TEMPE, Ariz. — Technically, it was a comeback victory in overtime.
Sounds pretty good, right? Add to the lore and put a plaque in Heritage Hall.
Not quite. Don't think for a minute that USC's 44-38 victory over Arizona State in Sun Devil Stadium was anything worthy of praise.
You're not a hero for putting out the fire if you were the one who started it with your own carelessness.
And you don't get credit for pulling out a victory in overtime if you blew a 29-point lead to send it there.
In the end, the only thing that separated this game from USC's previous six misadventures in the Pacific 10 Conference was this time the Trojans actually won.
So you can say goodbye to that five-game losing streak and thoughts of USC's first winless conference season.
But all of the ugly accusations about this program are still around, as loud as ever.
The final 21 minutes of regulation were a complete meltdown, and the Trojans got beat in every phase of the game.
The sad thing is, for 2 1/2 quarters it was some of the best football USC has played all year. The Trojans had the running game firmly established, thanks in large part to yet another strong game by Sultan McCullough (who is having an outstanding season in the midst of all the disappointment), and thanks also to a surprising 43 first-half yards by Chad Pierson. Carson Palmer made the right reads most of the time and threw crisp passes (he was hitting Kareem Kelly at will). And the defense didn't let the Sun Devils get a whiff of the end zone. They were in control, ahead 35-6.
It wasn't just bad plays, it was sequences of bad plays, each more unbelievable than the previous.
First, when all the Trojans needed to do to wrap up the game was run a few plays, punt, get the ball back, run a few more plays, punt, get it back and then head for the buses, they fumbled on three consecutive possessions.
Up next was a stunning drive in which the Trojans had three first downs negated by penalties.
First, McCullough ran 41 yards to the Arizona State 18. Brought back by a flag for holding.
Next, Pierson ran for a first down on third and 10, but that didn't count because the Trojans were called for delay of game.
Pushed back to their own 37-yard line, Palmer connected with Matt Nickels for a 35-yard pass, but Nickels had pushed off and was called for offensive pass interference.
Three times, USC players had done the things necessary to get a first down and all they had to show for it was third and 30.
In addition to all of these miscues, there was an 81-yard punt return for a touchdown by Arizona State and another play when the Sun Devils' backup quarterback eluded three tacklers and found a wide-open receiver for a 45-yard touchdown, plus another long punt return to set up a 32-yard touchdown pass and a two-point conversion to tie the game. The Trojan mistakes continued right down the stretch, ending with Palmer's interception in the final 30 seconds, when USC was moving into field-goal range.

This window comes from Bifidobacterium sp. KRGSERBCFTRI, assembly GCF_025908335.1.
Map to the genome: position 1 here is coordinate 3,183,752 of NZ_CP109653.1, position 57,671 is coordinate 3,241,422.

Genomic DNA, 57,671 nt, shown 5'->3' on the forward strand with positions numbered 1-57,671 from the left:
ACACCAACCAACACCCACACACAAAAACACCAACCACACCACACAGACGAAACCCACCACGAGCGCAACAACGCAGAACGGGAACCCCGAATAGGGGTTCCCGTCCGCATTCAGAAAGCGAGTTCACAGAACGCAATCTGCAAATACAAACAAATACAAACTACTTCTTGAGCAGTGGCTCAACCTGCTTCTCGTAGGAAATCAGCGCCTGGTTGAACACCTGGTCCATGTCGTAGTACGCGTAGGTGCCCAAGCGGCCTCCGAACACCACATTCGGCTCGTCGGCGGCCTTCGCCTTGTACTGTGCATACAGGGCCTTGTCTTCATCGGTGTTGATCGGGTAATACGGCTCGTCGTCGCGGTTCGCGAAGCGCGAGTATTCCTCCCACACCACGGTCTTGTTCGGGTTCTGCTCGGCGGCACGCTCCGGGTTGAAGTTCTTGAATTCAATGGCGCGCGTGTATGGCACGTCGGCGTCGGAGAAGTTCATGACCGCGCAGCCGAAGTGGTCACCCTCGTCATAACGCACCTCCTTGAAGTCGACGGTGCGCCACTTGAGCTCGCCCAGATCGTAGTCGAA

The Trojans got it together in overtime after Arizona State kicked a field goal on the opening drive to take its first lead of the game. The Trojans came back and looked good. Palmer made better decisions, and the defense closed with a flurry to finish off Arizona State's last drive.
So why should one bad stretch offset the rest of the game?
Because it came in the fourth quarter, a time when winning teams are at their best--and a time when the Trojans have been at their worst again and again.
If the Trojans had something going this season, if they were in the midst of a Rose Bowl run, you could simply accept this game as a lucky break, breathe a sigh of relief and move on.
Instead, USC's first conference victory simply served as a reminder of why they lost their first five Pac-10 games.
Six turnovers and 14 penalties for 135 yards are awful statistics, but the type of numbers that are all too familiar for USC fans.
The other thing about this victory is it's a little difficult to know what to make of Arizona State. The Sun Devils do have a winning overall record (5-4). That's more than you can say about two of USC's first three victims this season. And Arizona State's three losses came by a total of 14 points, including a heartbreaking 56-55 double-overtime loss to Pac-10 leader Oregon the previous Saturday.
And what exactly are we to make of Oregon? The Ducks barely squeaked by against the Sun Devils, had a narrow escape at UCLA and then needed overtime to beat Washington State Saturday. The Ducks are very resilient, as the Pac-10's highest-ranked team it would be in the conference's best interest for them to continue to win, but this doesn't bode well for the league's prospects come bowl time.
In that respect, the Trojans fit right in.
In a conference with an increasingly suspect front-runner, the Trojans are a team that's difficult to figure out, even when they win.
Make that, especially when they win.
J.A. Adande can be reached at his e-mail address: email@example.com.